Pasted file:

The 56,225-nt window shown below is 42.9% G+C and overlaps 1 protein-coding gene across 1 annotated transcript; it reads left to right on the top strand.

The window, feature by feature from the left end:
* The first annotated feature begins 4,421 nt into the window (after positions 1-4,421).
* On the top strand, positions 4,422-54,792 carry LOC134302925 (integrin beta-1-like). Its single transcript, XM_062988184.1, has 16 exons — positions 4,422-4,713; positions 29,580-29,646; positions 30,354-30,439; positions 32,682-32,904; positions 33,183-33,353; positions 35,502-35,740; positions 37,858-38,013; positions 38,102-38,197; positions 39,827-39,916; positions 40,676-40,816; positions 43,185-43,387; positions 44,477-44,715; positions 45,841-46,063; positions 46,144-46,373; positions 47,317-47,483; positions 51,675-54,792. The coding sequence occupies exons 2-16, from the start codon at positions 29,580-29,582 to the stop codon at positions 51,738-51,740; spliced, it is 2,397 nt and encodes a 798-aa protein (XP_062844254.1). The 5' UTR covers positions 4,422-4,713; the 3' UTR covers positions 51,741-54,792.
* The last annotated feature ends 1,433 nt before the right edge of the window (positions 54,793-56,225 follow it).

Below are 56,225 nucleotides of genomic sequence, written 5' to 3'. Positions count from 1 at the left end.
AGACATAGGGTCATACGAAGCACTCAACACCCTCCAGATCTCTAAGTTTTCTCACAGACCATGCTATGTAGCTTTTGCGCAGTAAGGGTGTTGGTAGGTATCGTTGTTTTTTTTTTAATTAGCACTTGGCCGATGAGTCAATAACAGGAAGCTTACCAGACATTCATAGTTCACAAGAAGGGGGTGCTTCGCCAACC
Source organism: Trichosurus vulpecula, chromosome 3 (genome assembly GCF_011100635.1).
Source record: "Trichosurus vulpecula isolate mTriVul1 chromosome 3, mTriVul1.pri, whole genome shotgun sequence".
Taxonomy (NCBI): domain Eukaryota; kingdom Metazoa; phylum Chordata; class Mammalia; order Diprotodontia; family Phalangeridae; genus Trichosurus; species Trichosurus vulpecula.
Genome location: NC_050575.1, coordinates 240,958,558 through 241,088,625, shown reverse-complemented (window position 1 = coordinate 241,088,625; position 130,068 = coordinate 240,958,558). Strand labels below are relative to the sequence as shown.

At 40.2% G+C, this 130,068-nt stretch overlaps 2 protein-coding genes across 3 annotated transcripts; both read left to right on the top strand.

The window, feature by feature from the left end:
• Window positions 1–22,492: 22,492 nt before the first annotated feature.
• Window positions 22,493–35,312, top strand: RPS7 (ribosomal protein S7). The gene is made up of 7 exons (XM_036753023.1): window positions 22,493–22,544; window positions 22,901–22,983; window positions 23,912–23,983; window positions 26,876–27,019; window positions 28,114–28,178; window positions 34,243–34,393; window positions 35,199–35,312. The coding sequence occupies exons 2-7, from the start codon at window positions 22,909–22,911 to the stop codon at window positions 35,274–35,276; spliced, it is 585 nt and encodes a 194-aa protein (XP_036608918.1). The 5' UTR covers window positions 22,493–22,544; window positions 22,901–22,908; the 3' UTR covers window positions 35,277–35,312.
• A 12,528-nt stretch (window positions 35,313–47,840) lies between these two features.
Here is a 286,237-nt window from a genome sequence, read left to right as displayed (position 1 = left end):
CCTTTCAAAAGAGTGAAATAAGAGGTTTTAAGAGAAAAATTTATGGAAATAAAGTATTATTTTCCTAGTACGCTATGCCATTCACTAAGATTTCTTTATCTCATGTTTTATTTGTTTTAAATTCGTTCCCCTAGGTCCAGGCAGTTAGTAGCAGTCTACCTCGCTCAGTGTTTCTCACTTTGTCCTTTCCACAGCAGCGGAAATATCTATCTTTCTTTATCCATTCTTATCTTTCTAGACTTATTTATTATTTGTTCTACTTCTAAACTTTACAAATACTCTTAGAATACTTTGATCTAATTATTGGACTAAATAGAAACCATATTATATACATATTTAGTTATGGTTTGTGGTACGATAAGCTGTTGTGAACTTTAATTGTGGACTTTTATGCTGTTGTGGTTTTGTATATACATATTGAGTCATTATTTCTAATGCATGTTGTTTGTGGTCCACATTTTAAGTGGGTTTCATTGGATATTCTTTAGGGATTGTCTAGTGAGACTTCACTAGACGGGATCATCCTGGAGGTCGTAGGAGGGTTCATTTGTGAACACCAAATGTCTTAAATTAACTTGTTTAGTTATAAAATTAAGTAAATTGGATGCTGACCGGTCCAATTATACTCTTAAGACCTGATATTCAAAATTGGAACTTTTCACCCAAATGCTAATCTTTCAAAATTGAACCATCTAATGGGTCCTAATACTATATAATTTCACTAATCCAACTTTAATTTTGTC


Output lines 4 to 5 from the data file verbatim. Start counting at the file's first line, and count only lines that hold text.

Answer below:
* On the top strand, positions 4,422-54,792 carry LOC134302925 (integrin beta-1-like). Its single transcript, XM_062988184.1, has 16 exons — positions 4,422-4,713; positions 29,580-29,646; positions 30,354-30,439; positions 32,682-32,904; positions 33,183-33,353; positions 35,502-35,740; positions 37,858-38,013; positions 38,102-38,197; positions 39,827-39,916; positions 40,676-40,816; positions 43,185-43,387; positions 44,477-44,715; positions 45,841-46,063; positions 46,144-46,373; positions 47,317-47,483; positions 51,675-54,792. The coding sequence occupies exons 2-16, from the start codon at positions 29,580-29,582 to the stop codon at positions 51,738-51,740; spliced, it is 2,397 nt and encodes a 798-aa protein (XP_062844254.1). The 5' UTR covers positions 4,422-4,713; the 3' UTR covers positions 51,741-54,792.
* The last annotated feature ends 1,433 nt before the right edge of the window (positions 54,793-56,225 follow it).